The Crisis of Vanishing Languages Explained in the Idioms of Dance

Lines Ballet at a dress rehearsal for 'Figures of Speech' about vanishing languages (Photo: RJ Muna/Lines Ballet)

There are more than 6,000 languages spoken around the world. But about every two weeks, one of them dies.

Bob Holman, a poet and filmmaker who made a documentary about endangered languages ranging from Basque (spoken in northern Spain) to the Hawaiian dialect of Ni’ihau calls this onrush of linguistic extinction “a global crisis of massive proportions."

“A language is an encyclopedia of the life that’s lived in that culture, in that part of the world,” Holman says. "To lose all these languages is to lose that original vitality of being in that place on earth.”

About a year ago, Holman’s work caught the attention of San Francisco choreographer Alonzo King, who has a history of working with unlikely collaborators on projects for his dance company, LINES Ballet.

King sees language itself as a form of dance, “Listen to the way people talk, the way we’re putting emphasis," he says. "There are voices that are erotic, there are voices that are cerebral, all of those are templates and colors.”

Yujin Kim and Robb Beresford at a dress rehearsal for Alonzo King Lines Ballet 'Figures of Speech'
Yujin Kim and Robb Beresford at a dress rehearsal for Alonzo King Lines Ballet 'Figures of Speech' (Photo: RJ Muna/Lines Ballet)

King's new work, Figures of Speechis based on Holman's work. It features a score in which music mixes with poetry spoken in 12 languages on the verge of vanishing.  These include Native American tongues like Ohlone and Maidu (both once spoken by California Indian tribes), Cheyenne and Comanche (plains Indians), Ladino (the language of Sephardic Jews), and Basque.

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“The principal thing is to communicate ideas,” King says. “The dancer is using her body to create ideas."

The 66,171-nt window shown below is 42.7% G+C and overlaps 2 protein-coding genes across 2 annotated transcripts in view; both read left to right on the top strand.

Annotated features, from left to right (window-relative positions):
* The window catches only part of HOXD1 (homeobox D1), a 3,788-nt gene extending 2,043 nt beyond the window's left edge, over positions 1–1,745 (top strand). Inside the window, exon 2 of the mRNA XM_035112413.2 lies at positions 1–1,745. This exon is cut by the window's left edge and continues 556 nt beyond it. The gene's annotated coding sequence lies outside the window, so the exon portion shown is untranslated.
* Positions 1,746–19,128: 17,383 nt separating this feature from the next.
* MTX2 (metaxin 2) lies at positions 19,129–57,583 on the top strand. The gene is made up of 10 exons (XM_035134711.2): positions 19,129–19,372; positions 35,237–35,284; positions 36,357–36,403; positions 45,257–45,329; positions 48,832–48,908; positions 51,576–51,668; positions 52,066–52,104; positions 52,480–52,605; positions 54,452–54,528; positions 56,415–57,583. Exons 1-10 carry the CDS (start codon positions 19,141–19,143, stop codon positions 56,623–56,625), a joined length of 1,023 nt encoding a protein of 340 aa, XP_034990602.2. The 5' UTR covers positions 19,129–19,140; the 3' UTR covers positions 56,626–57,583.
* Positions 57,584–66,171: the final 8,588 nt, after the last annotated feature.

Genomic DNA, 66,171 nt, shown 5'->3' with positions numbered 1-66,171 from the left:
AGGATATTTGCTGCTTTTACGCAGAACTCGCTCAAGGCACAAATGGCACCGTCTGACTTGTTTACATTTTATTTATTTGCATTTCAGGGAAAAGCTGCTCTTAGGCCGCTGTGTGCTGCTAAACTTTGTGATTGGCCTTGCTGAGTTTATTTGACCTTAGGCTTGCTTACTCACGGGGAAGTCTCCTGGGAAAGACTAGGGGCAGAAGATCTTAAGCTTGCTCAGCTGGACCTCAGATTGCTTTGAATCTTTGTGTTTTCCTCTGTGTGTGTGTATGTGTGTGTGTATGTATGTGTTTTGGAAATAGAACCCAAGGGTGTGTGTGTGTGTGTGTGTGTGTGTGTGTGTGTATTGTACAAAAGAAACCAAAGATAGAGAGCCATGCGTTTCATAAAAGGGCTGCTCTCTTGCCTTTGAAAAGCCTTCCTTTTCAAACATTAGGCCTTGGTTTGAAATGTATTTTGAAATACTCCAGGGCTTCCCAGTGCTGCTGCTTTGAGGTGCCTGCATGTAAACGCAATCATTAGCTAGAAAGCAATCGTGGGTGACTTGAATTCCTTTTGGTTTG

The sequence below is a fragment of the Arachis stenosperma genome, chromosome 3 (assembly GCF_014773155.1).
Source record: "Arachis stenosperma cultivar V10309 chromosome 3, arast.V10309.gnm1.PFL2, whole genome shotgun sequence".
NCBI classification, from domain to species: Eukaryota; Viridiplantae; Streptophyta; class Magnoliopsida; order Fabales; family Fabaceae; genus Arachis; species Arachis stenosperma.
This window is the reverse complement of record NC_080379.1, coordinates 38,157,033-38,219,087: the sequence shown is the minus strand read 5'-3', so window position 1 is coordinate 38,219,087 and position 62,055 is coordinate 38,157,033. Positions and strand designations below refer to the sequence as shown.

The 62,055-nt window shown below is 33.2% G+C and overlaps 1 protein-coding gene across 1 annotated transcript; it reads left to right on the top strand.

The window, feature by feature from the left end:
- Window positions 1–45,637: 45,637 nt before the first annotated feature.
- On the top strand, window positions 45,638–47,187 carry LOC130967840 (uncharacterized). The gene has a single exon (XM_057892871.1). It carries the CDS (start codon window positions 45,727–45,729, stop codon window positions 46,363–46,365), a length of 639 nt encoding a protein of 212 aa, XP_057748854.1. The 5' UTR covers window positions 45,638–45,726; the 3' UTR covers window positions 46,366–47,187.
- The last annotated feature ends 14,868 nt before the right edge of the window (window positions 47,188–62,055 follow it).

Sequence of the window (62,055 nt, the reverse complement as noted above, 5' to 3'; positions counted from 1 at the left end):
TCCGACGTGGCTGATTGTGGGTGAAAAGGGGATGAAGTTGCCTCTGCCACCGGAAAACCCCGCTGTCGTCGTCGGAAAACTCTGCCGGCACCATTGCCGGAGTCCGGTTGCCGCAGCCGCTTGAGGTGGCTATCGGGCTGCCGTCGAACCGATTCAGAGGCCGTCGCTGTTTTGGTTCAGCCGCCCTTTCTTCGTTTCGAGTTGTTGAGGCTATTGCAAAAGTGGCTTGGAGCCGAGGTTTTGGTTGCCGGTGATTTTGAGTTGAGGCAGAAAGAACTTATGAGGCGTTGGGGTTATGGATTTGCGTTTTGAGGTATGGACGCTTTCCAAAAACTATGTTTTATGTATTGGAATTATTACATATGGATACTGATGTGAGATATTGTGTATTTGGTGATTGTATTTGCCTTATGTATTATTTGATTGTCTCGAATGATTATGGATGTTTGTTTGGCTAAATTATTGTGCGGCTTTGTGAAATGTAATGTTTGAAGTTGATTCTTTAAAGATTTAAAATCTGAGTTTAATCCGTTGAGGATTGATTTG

This doesn’t exactly explain how King designs the movement of a dance about a vanishing language. When he hears a word in Maidu or Basque, does King see a dance step? It's hard to tell, as King's attempt to communicate his dance-making process using regular English words is as engaging as it is esoteric.

“If I said to you 'flower,' that first has to be an idea in my head, called the causal world," King says. "Then I take it into a vibration, which is energy. That’s called the astral world. And then I bring it into physical form, concrete. And that’s what we call this world. The natural world.”

Members of Alonzo King Lines Ballet rehearse their new piece 'Figures of Speech'
Members of Alonzo King LINES Ballet rehearse their new piece about dying languages, 'Figures of Speech.' (Photo: Cy Musiker/KQED)

In rehearsal for Figures of Speech, King directs the dancers in what's become the LINES Ballet style, mixing classical poses with a contemporary dance physicality. He's a burly man, but moves with grace as he shows the dancers what he wants -- more oomph in one solo, a particular twist in another.

At one moment, a dancer bends at the waist and extends her arms, tracing a circle on the floor. The movement is a reference, perhaps, to how the disappearance of languages is a global crisis.

But trying to analyze the language of dance too closely, King says, “is to cut off real understanding.”

“Dance is thought, made visible,” King says. "And every language is a consciousness.”

Which brings us back to Holman, who says King brilliantly communicates abstract ideas derived from their conversations about language.

“I’m a poet," Holman says. "If poets don’t have language, what are we going to use to write our poems with?”

And how will we make, King might say, our dances?

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Alonzo King LINES Ballet performs 'Figures of Speech' at Yerba Buena Center for the Arts in San Francisco, running Thursday, May 4, through Sunday, May 14. Tickets and more information here.

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